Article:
Industrial Harvest

GMO wheat by sarah kavage

One of the questions I get asked about the most when I talk about this project is whether the wheat I’m about to buy (more on all of that very soon) will be GMO.  So far, I’ve been able to confidently say no – Monsanto was persuing GMO wheat a few years back, but stopped after widespread concern from farmers and others about the impacts of GMO crops.  Plus, the wheat gene is hexaploid, a more complex genetic structure than is found in corn or soy, which apparently makes developing a GMO wheat crop a little more complicated. 

So, I was a little startled and had a small moment of panic when my dad sent me this article this morning:
Bottom line is that GMO wheat is still a few years out, but Monsanto re-started their GMO wheat efforts last year and several other ag / chemical companies (Dow, Syngenta, DuPont, Limagrain) are researching it as well; its release is seen as “inevitable.”


Mapping the Food System by sarah kavage
February 15, 2010, 11:15 pm
Filed under: big ag, Food Geography & Culture | Tags: , , ,

Y’all know that I love maps, right?  I have a professional obligation to be interested in “spatial data”, sure – but they’re also such an attractive way to present information. 

Well, the USDA has just launched this nifty interactive Food Environment Atlas.  You, your computer and your internet connection can explore the geography of spending on food, food prices, food taxes, poverty and grocery store access, etc. across the US.  There are even a number of data layers related to local food production, looking at things like number of farms that sell directly to consumers, farmers markets and acreage devoted to vegetable farming. 

If you don’t want to mess around with creating the maps yourself, Nicola Twilley at Edible Geography has created a lovely sampling here

Like any other means of communication or displaying information, maps are just as frequently used to deceive and conceal as they are to enlighten – and the prettier the map, the more likely people will be to be seduced into taking it at face value.  It’s important to think about maps as skeptically and critically as you might a newspaper or Wikipedia article (we all do that, right?) – what is missing is just as important as what is there.  Although it’s a legitimately useful product, the Atlas also contains no data on acres of farmland that are devoted to industrially produced crops like wheat, corn & soybeans.  Acres of land farmed organically is also left out.  USDA keeps statistics on both, and both relate to our environment, our health and our food system.  Nor is there anything on meat production (slaughterhouses), which is fraught with environmental health negatives, especially now that it’s been concentrated and consolidated to an extreme degree.  Although I can understand why these topics would be neglected at the USDA,  there is nothing in the Atlas that might justify an argument that “corporate ag” might not be the best model of food production for our health, social justice and our environment – and indeed is likely at the root of many of the problems the Atlas seeks to address.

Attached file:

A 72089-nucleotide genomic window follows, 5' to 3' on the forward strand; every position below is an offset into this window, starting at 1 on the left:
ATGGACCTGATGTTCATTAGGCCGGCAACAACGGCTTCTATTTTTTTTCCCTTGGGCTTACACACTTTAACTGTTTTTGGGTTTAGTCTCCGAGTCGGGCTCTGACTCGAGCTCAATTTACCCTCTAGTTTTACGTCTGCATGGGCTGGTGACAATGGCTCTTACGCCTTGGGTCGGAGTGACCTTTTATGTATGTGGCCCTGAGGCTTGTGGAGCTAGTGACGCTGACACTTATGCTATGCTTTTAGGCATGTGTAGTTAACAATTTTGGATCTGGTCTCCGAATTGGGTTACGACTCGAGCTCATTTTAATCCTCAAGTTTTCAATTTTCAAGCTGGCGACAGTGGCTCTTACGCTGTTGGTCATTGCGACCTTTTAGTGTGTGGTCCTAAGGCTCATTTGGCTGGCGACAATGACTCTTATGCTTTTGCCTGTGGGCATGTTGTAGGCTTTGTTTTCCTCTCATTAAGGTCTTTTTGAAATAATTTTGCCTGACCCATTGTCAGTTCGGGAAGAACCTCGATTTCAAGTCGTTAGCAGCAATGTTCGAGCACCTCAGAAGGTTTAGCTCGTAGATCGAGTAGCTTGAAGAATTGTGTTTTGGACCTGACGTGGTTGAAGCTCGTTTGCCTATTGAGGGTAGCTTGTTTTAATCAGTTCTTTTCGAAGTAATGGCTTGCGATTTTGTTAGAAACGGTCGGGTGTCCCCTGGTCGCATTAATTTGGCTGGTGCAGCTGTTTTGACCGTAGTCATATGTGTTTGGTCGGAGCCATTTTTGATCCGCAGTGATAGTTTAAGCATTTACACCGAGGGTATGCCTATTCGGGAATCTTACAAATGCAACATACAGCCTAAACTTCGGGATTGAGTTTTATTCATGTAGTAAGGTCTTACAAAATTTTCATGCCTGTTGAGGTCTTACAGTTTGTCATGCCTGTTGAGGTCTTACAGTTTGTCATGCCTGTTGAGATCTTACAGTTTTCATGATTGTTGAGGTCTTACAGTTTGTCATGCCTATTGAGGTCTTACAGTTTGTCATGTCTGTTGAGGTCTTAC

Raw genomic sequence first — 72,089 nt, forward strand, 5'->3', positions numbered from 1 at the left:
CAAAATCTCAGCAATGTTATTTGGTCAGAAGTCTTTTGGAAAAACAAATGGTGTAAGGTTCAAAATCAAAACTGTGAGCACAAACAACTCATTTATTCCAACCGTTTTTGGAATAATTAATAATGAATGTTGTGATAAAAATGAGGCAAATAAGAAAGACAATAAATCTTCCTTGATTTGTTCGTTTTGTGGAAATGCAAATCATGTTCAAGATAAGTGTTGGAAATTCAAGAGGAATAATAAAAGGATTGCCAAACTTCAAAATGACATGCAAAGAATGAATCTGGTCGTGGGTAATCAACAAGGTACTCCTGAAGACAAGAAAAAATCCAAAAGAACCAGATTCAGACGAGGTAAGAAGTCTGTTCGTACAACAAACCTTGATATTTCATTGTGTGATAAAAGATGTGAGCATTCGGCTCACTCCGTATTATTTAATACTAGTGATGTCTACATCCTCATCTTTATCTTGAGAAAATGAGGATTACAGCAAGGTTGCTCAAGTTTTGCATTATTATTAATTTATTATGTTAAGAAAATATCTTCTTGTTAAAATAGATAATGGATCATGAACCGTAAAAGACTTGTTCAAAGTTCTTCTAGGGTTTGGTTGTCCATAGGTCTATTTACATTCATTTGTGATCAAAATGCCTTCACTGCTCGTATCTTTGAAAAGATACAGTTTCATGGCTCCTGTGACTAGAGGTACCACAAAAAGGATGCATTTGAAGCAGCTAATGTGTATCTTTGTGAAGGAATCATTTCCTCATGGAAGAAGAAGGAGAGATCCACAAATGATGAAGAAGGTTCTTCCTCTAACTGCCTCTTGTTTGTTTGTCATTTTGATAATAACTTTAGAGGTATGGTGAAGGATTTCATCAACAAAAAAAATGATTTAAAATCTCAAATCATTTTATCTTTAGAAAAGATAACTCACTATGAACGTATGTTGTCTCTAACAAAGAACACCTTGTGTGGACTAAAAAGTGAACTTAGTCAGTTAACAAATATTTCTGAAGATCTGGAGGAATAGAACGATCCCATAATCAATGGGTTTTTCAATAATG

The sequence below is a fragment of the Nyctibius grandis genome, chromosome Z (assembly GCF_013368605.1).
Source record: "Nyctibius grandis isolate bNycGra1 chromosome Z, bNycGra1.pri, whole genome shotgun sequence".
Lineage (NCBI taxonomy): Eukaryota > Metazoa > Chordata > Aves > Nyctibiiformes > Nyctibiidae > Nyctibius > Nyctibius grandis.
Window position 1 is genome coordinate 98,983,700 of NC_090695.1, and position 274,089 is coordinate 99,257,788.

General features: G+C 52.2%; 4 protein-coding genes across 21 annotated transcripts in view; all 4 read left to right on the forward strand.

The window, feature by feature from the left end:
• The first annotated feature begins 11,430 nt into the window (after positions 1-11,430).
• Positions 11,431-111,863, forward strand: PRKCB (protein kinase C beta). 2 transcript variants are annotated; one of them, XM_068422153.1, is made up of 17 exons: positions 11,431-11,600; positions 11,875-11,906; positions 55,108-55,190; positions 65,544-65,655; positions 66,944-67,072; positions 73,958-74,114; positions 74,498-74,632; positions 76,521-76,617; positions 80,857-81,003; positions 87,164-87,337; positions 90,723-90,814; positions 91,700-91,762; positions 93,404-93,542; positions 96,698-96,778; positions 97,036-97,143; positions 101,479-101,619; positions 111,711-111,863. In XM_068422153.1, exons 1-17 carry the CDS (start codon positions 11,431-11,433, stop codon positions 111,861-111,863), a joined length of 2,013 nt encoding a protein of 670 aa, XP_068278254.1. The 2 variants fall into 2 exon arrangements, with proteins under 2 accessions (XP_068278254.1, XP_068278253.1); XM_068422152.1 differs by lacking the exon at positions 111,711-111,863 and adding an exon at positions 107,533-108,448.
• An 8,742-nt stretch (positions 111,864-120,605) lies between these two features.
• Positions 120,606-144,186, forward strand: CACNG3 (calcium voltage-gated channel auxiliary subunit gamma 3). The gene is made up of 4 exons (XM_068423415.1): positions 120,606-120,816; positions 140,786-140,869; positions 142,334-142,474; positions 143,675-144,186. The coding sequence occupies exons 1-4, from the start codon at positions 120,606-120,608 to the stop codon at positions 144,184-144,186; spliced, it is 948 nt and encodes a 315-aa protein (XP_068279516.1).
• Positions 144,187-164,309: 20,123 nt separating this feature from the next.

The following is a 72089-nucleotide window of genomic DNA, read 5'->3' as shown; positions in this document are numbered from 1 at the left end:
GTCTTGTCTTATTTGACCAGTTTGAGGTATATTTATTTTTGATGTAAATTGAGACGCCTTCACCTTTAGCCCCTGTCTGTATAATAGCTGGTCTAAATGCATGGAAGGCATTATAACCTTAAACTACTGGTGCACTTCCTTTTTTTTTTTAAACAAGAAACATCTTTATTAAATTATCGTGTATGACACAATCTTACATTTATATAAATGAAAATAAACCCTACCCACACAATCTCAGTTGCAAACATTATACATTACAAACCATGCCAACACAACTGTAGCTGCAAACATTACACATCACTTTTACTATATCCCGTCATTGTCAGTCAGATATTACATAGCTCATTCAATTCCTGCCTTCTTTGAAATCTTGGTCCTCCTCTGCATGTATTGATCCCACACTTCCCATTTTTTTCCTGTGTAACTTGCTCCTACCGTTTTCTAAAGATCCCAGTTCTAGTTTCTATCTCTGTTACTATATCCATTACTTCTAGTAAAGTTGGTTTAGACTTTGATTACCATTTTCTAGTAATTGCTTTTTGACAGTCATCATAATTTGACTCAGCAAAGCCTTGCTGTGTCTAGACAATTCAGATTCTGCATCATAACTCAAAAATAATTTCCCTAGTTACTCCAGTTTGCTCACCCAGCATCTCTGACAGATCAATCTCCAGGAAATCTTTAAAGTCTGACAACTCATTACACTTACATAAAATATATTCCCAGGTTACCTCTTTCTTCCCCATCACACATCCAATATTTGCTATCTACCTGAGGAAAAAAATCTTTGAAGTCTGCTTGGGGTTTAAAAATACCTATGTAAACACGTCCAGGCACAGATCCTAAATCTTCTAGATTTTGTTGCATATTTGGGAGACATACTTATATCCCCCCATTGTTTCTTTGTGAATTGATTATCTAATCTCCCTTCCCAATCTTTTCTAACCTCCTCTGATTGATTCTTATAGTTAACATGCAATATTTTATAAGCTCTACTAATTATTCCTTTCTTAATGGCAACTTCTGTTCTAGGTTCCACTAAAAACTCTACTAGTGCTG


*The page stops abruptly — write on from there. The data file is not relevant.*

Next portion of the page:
T’s Dream by sarah kavage

I’m back in Seattle, back to juggling dayjob and art, back to drizzle and not knowing when to wake up because you can’t tell when it’s actually daylight…

In other words, I’m trying to maintain all the momentum from back in December and it’s been a little bit of a struggle.  Fortunately, my husband and I watched Food, Inc. last night which fueled my determination to keep at it.  If you haven’t seen this documentary it’s not what I’d call a fun movie, but there are plenty of inspiring parts and it’s basically your duty as a citizen to watch it.  If it doesn’t change the way you eat, nothing will. 

At the beginning of December, my friend T sent me this email after I told her about this project.  Her comment:  “Interesting dream as it was so much a succinct picture of reality.”  Indeed, it poetically mirrors some of what Food, Inc. had to say quite nicely: 

“Your project brings to mind a dream I had in September. In the dream I was looking to buy a plot of land.  I found one nearby to a gas station with ‘Genetic’ on the sign.  As I was planning out my garden spots in my minds eye, I was taken to the land just up over the hill then rolled along a conveyor belt and shown the industrial agricultural mechanism taking place all around me.  Men in suits spraying golden fields of wheat as far as the eye could see, wheat being dumped into a machine and coming out as cheerios that got dumped into big trucks; sweaty red necked men, scrawny men with clipboards.  There was more to the dream, including me having a birds’ eye view of a farmer’s family fighting their insurance company for medical care.”

Some of the scenes in Food, Inc are nearly as surreal; the one difference is that farmers were fighting Tysons and Monsanto rather than the health insurance company.  When you’re a farmer and you’re $400,000 deep in legal fees due to harrassing lawsuits from THE MAN you better hope you don’t get sick, cuz you sure don’t have health insurance.  The one thing that came through loud and clear in this movie is that these corporations are literally out to torment and humiliate all who stand in their way of complete market domination and relentless pursuit of profit.  Animals, workers and small farmers alike. 

The one great thing about all this is that we can affect changes in this system every time we sit down to dinner.  Remember that.  Where you shop and what you buy matters a lot.